VA Portfolio Review Savings FITARA grade: Was: D. Is: D. Should be: D. The “D” grade given to VA/OIT in FITARA 16.0 is unchanged from the “D” grade received in December 2022. This grade is given based upon the degree to which VA/OIT has been successful in driving down costs by finding unnecessary or duplicative IT spending and improve agency processes to drive mission and customer-focused IT solutions. This “PortfolioStat” has historically been focused on IT commodities purchases such as internet, mobile phone, and other infrastructure products. In VA, the CIO’s spending oversight, active governance processes, dedicated work by VA/OIT’s Office of Strategic Sourcing, and adoption of the Technology Business Management (TBM) framework are all best practices. However, more can be done to consolidate duplicative and eliminate unused software licenses. VA/OIT lags in its adoption of modern and available COTS products to gain insights into this wasteful spending on licenses. VA’s grade here should be “D“.
VA Data Center Consolidation FITARA grade: Was: A. Is: A. Should be: A. VA’s A grade is warranted due to VA/OIT/Infrastructure Operation’s dedicated management focus on this issue. VA’s data center consolidation team is attentive and effective. I give VA an “A” grade for Data Center Consolidation.
VA Modernizing Government Technology FITARA grade: Was: D. Is: D. Should be: A. VA/OIT again received a “D” grade in FITARA 16.0. A “D” grade for VA modernization should be reconsidered. It is simultaneously modernizing its electronic health record (EHRM), its financial systems Financial Management Business Transformation (FMBT), (hopefully soon) its human resource systems (HCM), and its supply chain systems (SCM), all the while aggressively moving legacy applications to the cloud. Each one of these VA modernization efforts is massive in size, scope, and complexity. I repeat my earlier argument that use or nonuse of the Modernizing Government Technology (MGT) Act Working Capital Fund should not be the basis for this FITARA grade. VA has its own internal Franchise Funds which can be used for the same purpose. VA deserves an “A” grade for Modernizing Government Technology.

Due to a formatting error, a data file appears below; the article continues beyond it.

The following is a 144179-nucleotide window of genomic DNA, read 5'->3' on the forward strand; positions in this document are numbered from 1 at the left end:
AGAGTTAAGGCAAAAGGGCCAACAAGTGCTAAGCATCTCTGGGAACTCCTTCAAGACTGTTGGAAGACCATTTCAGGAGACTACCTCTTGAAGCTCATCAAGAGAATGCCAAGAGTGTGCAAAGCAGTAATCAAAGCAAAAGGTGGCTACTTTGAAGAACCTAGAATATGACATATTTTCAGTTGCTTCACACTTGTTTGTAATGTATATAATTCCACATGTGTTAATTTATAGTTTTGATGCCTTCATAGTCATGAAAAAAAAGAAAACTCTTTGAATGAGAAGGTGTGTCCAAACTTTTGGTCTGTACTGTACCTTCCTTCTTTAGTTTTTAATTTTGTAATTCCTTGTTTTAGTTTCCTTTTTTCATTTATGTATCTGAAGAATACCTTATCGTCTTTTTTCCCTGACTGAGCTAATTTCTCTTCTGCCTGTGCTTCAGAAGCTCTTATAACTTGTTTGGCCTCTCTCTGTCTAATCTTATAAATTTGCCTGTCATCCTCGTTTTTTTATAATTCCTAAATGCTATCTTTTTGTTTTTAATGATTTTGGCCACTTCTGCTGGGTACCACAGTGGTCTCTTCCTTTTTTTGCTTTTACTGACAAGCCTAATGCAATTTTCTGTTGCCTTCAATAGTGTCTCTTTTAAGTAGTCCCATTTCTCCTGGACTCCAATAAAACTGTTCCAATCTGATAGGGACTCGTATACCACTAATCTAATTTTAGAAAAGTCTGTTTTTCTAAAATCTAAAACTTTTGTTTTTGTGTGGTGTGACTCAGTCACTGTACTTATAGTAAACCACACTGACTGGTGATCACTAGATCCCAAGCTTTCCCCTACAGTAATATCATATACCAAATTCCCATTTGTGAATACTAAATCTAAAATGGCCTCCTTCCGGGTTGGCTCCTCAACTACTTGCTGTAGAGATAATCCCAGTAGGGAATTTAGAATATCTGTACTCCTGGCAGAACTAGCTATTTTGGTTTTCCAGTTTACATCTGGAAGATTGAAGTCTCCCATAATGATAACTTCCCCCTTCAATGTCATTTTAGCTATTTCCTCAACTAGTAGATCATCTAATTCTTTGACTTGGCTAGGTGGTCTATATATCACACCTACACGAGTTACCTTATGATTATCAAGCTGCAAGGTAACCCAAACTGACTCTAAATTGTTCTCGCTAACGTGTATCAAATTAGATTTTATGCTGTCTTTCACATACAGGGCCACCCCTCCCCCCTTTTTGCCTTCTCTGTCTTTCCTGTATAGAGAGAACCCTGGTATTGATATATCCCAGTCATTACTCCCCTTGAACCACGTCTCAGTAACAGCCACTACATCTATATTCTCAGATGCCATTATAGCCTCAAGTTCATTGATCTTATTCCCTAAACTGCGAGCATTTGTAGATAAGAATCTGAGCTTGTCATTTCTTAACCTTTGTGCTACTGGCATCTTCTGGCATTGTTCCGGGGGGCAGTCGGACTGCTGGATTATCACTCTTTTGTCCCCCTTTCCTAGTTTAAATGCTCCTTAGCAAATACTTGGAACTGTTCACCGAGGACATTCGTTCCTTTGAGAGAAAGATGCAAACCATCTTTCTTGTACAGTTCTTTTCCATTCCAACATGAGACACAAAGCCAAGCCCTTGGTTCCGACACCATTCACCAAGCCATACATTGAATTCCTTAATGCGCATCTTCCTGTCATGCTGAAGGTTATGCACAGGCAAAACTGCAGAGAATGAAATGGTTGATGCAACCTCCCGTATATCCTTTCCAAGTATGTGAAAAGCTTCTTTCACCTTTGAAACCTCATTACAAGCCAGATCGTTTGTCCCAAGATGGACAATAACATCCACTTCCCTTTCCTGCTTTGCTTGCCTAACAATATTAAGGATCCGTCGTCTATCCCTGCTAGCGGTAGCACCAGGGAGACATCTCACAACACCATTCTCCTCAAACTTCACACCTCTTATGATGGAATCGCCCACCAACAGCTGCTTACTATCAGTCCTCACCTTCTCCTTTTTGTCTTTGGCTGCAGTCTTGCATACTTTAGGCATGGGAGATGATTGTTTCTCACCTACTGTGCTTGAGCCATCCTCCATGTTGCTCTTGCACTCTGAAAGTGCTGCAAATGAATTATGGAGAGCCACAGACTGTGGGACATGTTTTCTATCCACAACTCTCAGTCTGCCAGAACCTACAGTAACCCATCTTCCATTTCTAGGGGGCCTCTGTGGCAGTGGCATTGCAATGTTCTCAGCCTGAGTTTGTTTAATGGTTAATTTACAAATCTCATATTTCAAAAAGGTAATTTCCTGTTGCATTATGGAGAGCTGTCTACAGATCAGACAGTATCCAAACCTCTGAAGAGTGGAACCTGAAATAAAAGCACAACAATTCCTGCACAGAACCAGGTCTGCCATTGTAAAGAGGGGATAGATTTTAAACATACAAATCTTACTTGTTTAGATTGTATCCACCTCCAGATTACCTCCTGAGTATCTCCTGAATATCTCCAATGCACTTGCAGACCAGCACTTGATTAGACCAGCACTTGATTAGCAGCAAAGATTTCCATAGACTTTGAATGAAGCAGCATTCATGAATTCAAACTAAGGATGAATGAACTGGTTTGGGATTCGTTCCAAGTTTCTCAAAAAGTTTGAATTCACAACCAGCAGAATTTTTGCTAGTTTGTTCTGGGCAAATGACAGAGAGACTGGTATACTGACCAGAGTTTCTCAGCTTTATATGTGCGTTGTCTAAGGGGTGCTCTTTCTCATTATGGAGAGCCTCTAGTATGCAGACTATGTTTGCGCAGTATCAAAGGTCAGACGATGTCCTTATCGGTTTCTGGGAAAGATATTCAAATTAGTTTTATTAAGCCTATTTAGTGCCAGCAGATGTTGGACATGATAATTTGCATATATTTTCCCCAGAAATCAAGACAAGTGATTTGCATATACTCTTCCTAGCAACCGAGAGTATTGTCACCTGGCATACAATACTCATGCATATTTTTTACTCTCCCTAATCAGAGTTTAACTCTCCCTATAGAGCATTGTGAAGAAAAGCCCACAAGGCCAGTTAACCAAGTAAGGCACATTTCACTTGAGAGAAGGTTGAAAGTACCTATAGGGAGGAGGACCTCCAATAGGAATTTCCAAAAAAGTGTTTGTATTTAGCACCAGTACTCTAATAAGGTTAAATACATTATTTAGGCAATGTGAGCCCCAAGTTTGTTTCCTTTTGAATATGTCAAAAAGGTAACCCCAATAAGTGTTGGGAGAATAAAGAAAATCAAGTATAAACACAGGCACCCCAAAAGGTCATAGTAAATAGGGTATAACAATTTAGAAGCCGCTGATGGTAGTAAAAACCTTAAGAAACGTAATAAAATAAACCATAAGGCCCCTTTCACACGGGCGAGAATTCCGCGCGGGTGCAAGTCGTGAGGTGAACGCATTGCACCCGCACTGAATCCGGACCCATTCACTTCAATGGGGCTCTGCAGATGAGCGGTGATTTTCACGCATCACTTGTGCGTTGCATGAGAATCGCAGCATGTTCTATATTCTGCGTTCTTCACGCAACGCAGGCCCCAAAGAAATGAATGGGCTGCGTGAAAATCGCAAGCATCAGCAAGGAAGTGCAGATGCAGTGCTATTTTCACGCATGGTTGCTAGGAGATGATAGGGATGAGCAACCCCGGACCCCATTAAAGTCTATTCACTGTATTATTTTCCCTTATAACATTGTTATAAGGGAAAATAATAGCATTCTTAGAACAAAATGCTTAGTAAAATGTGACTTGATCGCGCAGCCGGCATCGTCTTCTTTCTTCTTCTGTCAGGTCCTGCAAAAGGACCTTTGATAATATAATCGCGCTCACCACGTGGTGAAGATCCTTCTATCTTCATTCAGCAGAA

VA Cybersecurity: Was: D. Is: C. Should be: C. In this latest FITARA 16.0 scorecard, VA’s cyber grade improved to a “C”. FITARA cyber scoring methods are still vague and confusing. However, by the time the next FITARA scorecard comes out, CISA will have created a solid baseline to measure cross-government cyber efforts. Having said that, VA’s Chief Information Security Officer has made strong progress in VA’s cybersecurity management and staffing which substantiates the improved score. To move towards an A score, VA must a) prioritize and fund increased observability of its “BEDROCK” legacy applications and b) modernize its identity authentication and access management infrastructure, and c) deal with its “Internet of Medical Things” cyber weaknesses. VA deserves a “C” grade for Cyber.
VA Transition off Networx: Was: C. Is: F. Should be: F. The metric for this grade was changed to a pass/fail in FITARA 15. Each agency is now measured by whether it has moved at least 90% of its telecom services off the old General Services Administration (GSA) Networx telecommunications contract to the new GSA Enterprise Infrastructure Solutions (EIS) contract. VA/OIT has made steady progress but could and should accelerate its efforts to meet the 90% goal. VA’s grade should be an “F”.